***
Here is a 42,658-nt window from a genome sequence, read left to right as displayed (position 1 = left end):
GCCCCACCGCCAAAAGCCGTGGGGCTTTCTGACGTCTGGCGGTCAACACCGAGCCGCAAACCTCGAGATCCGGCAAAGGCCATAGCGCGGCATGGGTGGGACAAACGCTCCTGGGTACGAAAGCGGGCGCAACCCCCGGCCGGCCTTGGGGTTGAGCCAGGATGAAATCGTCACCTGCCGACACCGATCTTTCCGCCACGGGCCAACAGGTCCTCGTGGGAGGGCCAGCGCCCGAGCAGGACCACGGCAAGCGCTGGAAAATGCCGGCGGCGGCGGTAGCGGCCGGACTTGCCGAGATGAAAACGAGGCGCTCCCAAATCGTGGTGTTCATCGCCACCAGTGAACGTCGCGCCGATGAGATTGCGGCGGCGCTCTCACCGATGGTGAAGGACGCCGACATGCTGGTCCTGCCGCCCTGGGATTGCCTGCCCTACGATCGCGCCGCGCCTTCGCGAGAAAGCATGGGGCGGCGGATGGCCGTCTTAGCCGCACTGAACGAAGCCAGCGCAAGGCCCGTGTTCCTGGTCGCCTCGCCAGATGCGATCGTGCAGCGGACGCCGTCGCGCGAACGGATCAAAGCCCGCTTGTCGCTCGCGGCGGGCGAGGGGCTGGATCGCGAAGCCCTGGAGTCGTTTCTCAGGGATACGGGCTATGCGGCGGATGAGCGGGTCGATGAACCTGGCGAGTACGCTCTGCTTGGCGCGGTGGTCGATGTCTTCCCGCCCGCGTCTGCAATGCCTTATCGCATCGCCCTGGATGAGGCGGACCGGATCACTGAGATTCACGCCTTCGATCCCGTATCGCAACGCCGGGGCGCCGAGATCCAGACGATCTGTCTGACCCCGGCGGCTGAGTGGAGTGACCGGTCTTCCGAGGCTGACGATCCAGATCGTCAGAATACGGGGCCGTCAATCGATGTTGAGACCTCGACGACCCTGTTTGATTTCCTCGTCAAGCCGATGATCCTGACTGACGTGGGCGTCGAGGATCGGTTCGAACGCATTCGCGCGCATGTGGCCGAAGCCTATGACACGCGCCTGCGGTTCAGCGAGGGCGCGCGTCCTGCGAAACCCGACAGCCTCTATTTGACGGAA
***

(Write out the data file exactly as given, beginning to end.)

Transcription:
Here is a 42,658-nt window from a genome sequence, read left to right as displayed (position 1 = left end):
GCCCCACCGCCAAAAGCCGTGGGGCTTTCTGACGTCTGGCGGTCAACACCGAGCCGCAAACCTCGAGATCCGGCAAAGGCCATAGCGCGGCATGGGTGGGACAAACGCTCCTGGGTACGAAAGCGGGCGCAACCCCCGGCCGGCCTTGGGGTTGAGCCAGGATGAAATCGTCACCTGCCGACACCGATCTTTCCGCCACGGGCCAACAGGTCCTCGTGGGAGGGCCAGCGCCCGAGCAGGACCACGGCAAGCGCTGGAAAATGCCGGCGGCGGCGGTAGCGGCCGGACTTGCCGAGATGAAAACGAGGCGCTCCCAAATCGTGGTGTTCATCGCCACCAGTGAACGTCGCGCCGATGAGATTGCGGCGGCGCTCTCACCGATGGTGAAGGACGCCGACATGCTGGTCCTGCCGCCCTGGGATTGCCTGCCCTACGATCGCGCCGCGCCTTCGCGAGAAAGCATGGGGCGGCGGATGGCCGTCTTAGCCGCACTGAACGAAGCCAGCGCAAGGCCCGTGTTCCTGGTCGCCTCGCCAGATGCGATCGTGCAGCGGACGCCGTCGCGCGAACGGATCAAAGCCCGCTTGTCGCTCGCGGCGGGCGAGGGGCTGGATCGCGAAGCCCTGGAGTCGTTTCTCAGGGATACGGGCTATGCGGCGGATGAGCGGGTCGATGAACCTGGCGAGTACGCTCTGCTTGGCGCGGTGGTCGATGTCTTCCCGCCCGCGTCTGCAATGCCTTATCGCATCGCCCTGGATGAGGCGGACCGGATCACTGAGATTCACGCCTTCGATCCCGTATCGCAACGCCGGGGCGCCGAGATCCAGACGATCTGTCTGACCCCGGCGGCTGAGTGGAGTGACCGGTCTTCCGAGGCTGACGATCCAGATCGTCAGAATACGGGGCCGTCAATCGATGTTGAGACCTCGACGACCCTGTTTGATTTCCTCGTCAAGCCGATGATCCTGACTGACGTGGGCGTCGAGGATCGGTTCGAACGCATTCGCGCGCATGTGGCCGAAGCCTATGACACGCGCCTGCGGTTCAGCGAGGGCGCGCGTCCTGCGAAACCCGACAGCCTCTATTTGACGGAA